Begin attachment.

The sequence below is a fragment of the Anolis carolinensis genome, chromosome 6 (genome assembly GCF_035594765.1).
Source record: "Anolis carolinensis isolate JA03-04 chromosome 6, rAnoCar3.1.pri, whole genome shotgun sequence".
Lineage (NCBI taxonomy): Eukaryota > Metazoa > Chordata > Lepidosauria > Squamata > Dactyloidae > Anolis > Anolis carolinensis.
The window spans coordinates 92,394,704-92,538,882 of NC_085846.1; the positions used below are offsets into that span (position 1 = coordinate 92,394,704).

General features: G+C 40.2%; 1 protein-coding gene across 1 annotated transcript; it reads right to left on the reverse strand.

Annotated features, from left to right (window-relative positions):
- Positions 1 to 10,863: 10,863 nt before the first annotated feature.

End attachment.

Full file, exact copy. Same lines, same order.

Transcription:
The sequence below is a fragment of the Anolis carolinensis genome, chromosome 6 (genome assembly GCF_035594765.1).
Source record: "Anolis carolinensis isolate JA03-04 chromosome 6, rAnoCar3.1.pri, whole genome shotgun sequence".
Lineage (NCBI taxonomy): Eukaryota > Metazoa > Chordata > Lepidosauria > Squamata > Dactyloidae > Anolis > Anolis carolinensis.
The window spans coordinates 92,394,704-92,538,882 of NC_085846.1; the positions used below are offsets into that span (position 1 = coordinate 92,394,704).

General features: G+C 40.2%; 1 protein-coding gene across 1 annotated transcript; it reads right to left on the reverse strand.

Annotated features, from left to right (window-relative positions):
- Positions 1 to 10,863: 10,863 nt before the first annotated feature.